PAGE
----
Planning a future-fit workforce: Enginuity investigates the challenges facing UK engineering and manufacturing employers




Enginuity News , Insights , Enginuity Update


UK engineering and manufacturing needs strategic workforce planning

Technological innovations such as AI and the Internet of Things, the adoption of environmentally conscious practices, and a shrinking number of workers over the last decade are causing considerable disruption to the UK engineering and manufacturing sector.

There’s evidence to suggest that responses to these changes should be employer-led, but engineering and manufacturing employers – and especially SMEs – need quality data to make informed decisions. That’s why we’ve embarked on a Knowledge Transfer Partnership (KTP) funded by Innovate UK and in collaboration with Teesside University, using our existing digital products and aggregate data from the Enginuity Skills Framework to develop a Strategic Workforce Planning Framework for the engineering and manufacturing sector.

As a first step, we have conducted primary research with engineering and manufacturing employers of all sizes to deepen our understanding of the challenges and requirements of Strategic Workforce Development Planning (SWDP).

Goals and challenges for large businesses and SMEs

As part of this initial research, we asked both large employers and SMEs about their main strategic goals for the coming years, and found that large businesses prioritise operational efficiency and production capacity, while SMEs are more focused on expanding into new markets and developing products and services. Both are concerned with efficiency and cost-cutting, with a future focus on innovation and market expansion.

In the long term, large businesses are especially focused on technological advancements and geographical expansion, while SMEs are focused on diversification and restructuring to boost responsiveness.

We also asked employers about the key workforce challenges they face. Both SMEs and large businesses cited attracting new talent and issues such as an ageing workforce and geographic disparity as among the biggest challenges. However, larger businesses had considerably more trouble retaining skilled employees, handling diversity and inclusion, and forecasting workforce requirements, while SMEs struggled more in upskilling existing employees.

Some of the specific challenges posed by upskilling and reskilling include rising costs, increased payment expectations, finding a suitable training provider, and attracting new talent, all of which are especially difficult for SMEs with limited time and resources.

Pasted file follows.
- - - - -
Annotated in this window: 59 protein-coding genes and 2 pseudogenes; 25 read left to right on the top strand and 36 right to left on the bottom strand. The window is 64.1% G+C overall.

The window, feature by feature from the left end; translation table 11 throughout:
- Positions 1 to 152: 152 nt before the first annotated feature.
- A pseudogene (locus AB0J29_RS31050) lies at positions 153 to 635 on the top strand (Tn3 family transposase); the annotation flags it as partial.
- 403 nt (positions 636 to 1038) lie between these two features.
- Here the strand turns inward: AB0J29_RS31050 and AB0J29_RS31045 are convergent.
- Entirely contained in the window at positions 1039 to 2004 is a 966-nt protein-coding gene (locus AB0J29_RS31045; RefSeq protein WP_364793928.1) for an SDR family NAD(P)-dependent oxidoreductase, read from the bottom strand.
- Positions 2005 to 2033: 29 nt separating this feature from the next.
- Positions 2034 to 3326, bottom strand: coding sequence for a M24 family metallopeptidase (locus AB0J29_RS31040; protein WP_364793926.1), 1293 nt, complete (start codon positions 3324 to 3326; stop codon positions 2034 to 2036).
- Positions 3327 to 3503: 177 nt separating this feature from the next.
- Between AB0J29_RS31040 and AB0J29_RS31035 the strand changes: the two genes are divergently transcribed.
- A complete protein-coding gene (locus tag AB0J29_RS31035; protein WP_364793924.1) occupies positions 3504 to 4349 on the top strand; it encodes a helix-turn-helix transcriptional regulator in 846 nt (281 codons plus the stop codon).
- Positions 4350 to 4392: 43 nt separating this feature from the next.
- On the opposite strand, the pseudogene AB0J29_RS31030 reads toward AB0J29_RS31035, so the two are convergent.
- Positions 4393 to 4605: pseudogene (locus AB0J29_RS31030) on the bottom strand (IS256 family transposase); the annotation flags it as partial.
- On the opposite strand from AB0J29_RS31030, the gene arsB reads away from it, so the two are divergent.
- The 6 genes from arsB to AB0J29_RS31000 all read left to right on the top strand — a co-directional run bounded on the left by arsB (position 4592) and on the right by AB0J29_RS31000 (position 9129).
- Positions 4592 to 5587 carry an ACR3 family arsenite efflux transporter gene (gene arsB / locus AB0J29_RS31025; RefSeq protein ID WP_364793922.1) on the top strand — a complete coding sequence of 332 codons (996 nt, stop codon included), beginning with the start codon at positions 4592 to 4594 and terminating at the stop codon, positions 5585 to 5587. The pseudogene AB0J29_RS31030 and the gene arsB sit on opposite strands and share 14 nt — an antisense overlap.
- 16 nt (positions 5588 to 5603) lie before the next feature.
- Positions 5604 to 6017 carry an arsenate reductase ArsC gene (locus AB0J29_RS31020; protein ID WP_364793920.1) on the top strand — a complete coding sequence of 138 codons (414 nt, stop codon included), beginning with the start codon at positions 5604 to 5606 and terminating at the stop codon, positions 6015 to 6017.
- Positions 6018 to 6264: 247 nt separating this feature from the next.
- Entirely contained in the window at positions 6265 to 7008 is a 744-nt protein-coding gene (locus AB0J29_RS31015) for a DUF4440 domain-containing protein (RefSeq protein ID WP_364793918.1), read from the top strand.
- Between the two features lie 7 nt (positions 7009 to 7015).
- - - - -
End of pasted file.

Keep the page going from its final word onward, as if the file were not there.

The impact of technological innovation on engineering and manufacturing employers

SMEs are also especially vulnerable to external pressures such as the effects of Brexit, the global pandemic, and inflation, as well as policy changes including taxation, employment law and regulation, and immigration policy.

To get a clearer understanding of the technological challenges facing engineering and manufacturing employers, we asked which were most pressing for both the present and future workforce. The technological factors of particular concern were:

  • Digitalisation
  • Cybersecurity
  • Automation
  • Electrification
  • Sustainability
  • AI and machine learning
  • VR and augmented reality

Compared to SMEs, large businesses report a greater impact of all these technologies on their current workforce; however, when asked about the future workforce, SMEs are more concerned about digitalisation, electrification, and cyber security than their larger counterparts. Around half of all the respondents reported that they are already experiencing job role changes due to technology, with the skills in highest demand being related to digitalisation, automation, electrification, and sustainability. 

As the digital transformation takes effect, large businesses in particular are experiencing greater demand for skills in frontline maintenance, project engineering, and sales, while SMEs are increasingly dependent on digital skills and advanced technology, with leadership and communication skills in demand for technical staff and managers.

Overall, we found that large businesses are more focused on adapting to technological change in the immediate future, whereas SMEs tend to view this as a long-term challenge.

Next steps

Given the widening skills gap brought on by changes in policy, technology, and the overall economic landscape, Strategic Workforce Development Planning is vital for engineering and manufacturing organisations of all sizes to remain competitive.

Bridging the gap between current and future workforce requirements will be central to a successful strategy, and this will be eased by having a better understanding of employer needs – especially among SMEs. That’s why, as the charity dedicated to finding new ways of closing skills gaps in UK engineering and manufacturing, our next priorities for this Knowledge Transfer Partnership will include working with stakeholders to develop an innovative SWDP framework that makes optimal use of Enginuity’s unique approach to occupation and skills data.

The more information the sector has concerning skills gaps, the better equipped we’ll be to close them. We encourage employers, policymakers, and other engineering and manufacturing stakeholders to download our initial report, and help us plan effectively for the sector’s future.

Download the summary report

We encourage employers, policymakers, and other engineering and manufacturing stakeholders to download our initial report, and help us plan effectively for the sector’s future.

Download the report